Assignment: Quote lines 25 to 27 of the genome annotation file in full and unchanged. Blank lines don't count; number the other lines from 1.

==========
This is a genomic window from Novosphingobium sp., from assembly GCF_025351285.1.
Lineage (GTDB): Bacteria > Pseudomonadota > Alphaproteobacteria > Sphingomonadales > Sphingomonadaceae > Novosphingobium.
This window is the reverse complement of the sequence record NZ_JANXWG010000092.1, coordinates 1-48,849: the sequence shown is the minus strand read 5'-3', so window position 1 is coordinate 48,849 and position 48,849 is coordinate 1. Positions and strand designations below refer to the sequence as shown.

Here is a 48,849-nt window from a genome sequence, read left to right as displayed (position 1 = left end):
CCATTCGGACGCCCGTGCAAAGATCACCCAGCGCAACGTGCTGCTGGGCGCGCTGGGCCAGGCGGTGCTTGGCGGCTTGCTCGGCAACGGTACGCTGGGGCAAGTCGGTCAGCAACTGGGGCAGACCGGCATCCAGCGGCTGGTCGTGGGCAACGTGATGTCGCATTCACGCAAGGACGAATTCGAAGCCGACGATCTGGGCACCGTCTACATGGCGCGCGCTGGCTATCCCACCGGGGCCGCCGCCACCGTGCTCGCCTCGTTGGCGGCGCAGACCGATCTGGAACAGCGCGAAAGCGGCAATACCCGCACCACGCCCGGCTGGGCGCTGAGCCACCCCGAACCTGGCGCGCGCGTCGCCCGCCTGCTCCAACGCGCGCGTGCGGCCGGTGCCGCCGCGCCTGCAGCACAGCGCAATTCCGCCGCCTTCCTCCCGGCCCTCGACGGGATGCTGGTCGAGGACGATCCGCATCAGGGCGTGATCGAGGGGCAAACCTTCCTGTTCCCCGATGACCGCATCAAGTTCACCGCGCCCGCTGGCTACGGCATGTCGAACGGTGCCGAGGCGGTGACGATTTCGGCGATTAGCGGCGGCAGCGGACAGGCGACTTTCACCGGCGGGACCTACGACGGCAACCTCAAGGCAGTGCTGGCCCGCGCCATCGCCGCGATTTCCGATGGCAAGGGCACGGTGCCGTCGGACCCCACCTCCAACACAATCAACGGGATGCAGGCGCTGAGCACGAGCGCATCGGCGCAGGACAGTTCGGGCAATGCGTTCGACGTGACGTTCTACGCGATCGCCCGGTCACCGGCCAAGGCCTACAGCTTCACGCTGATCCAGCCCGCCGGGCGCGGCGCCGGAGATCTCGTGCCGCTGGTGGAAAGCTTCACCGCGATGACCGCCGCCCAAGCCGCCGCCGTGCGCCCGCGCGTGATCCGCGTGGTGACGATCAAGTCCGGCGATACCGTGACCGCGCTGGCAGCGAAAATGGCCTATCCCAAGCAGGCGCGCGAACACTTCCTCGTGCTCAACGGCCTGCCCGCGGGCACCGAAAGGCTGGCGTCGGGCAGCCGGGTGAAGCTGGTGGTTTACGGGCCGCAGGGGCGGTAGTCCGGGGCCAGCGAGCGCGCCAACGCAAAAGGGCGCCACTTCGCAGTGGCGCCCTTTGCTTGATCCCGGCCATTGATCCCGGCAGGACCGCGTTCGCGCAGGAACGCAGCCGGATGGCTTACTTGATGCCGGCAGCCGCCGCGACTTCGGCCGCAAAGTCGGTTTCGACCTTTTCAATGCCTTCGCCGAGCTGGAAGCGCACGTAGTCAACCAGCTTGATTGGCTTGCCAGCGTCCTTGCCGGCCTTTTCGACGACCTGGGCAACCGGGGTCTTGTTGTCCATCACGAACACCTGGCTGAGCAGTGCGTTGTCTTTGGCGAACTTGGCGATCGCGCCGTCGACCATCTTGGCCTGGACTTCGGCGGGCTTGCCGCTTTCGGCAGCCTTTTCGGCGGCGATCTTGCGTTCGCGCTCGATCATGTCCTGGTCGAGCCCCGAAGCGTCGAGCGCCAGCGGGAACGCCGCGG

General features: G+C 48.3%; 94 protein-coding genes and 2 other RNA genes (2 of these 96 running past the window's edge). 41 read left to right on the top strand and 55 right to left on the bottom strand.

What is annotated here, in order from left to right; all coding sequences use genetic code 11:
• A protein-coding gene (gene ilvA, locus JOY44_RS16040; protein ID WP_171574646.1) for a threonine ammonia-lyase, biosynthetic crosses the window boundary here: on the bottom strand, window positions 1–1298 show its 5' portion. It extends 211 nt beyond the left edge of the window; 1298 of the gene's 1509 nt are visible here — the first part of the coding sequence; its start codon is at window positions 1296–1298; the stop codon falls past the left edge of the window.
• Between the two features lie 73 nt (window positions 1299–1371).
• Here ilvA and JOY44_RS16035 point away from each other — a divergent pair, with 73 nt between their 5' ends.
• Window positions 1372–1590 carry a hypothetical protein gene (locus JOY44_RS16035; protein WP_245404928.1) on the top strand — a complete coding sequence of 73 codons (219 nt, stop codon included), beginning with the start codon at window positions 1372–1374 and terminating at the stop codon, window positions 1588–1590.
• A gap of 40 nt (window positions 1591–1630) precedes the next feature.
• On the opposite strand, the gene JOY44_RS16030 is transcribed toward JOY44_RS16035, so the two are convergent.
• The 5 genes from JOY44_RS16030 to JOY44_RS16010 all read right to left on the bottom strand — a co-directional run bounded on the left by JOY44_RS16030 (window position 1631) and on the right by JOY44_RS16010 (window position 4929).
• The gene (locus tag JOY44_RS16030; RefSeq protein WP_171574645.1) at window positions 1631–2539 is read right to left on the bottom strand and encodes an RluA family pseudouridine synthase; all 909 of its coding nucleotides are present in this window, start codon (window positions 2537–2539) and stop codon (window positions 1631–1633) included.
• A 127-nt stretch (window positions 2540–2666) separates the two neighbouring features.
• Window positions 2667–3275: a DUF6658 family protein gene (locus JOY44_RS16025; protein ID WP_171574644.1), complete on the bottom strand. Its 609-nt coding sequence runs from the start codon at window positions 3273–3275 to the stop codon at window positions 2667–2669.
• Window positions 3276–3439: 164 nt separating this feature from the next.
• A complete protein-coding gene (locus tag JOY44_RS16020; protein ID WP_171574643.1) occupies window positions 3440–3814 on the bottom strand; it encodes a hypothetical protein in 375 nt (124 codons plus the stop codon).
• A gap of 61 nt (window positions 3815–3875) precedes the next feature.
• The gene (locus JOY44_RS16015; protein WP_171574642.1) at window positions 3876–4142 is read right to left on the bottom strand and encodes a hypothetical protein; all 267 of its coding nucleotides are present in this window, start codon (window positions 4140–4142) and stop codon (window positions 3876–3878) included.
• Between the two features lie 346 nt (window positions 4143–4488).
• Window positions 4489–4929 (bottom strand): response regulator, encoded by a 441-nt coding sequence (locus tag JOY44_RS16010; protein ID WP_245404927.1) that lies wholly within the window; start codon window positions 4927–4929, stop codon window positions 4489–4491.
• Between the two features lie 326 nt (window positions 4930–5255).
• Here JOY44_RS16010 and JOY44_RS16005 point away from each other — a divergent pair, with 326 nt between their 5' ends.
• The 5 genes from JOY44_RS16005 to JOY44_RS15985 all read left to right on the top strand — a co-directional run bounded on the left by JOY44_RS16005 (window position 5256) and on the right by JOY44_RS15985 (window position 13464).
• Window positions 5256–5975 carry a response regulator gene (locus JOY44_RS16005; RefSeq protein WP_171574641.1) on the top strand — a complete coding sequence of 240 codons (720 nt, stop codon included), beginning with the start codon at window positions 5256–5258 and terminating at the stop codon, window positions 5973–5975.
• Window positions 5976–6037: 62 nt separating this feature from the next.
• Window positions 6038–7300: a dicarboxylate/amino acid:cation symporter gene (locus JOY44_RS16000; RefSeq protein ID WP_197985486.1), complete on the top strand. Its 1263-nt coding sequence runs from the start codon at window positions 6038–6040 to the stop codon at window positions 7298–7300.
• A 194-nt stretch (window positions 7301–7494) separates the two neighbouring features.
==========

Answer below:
• Here JOY44_RS16010 and JOY44_RS16005 point away from each other — a divergent pair, with 326 nt between their 5' ends.
• The 5 genes from JOY44_RS16005 to JOY44_RS15985 all read left to right on the top strand — a co-directional run bounded on the left by JOY44_RS16005 (window position 5256) and on the right by JOY44_RS15985 (window position 13464).
• Window positions 5256–5975 carry a response regulator gene (locus JOY44_RS16005; RefSeq protein WP_171574641.1) on the top strand — a complete coding sequence of 240 codons (720 nt, stop codon included), beginning with the start codon at window positions 5256–5258 and terminating at the stop codon, window positions 5973–5975.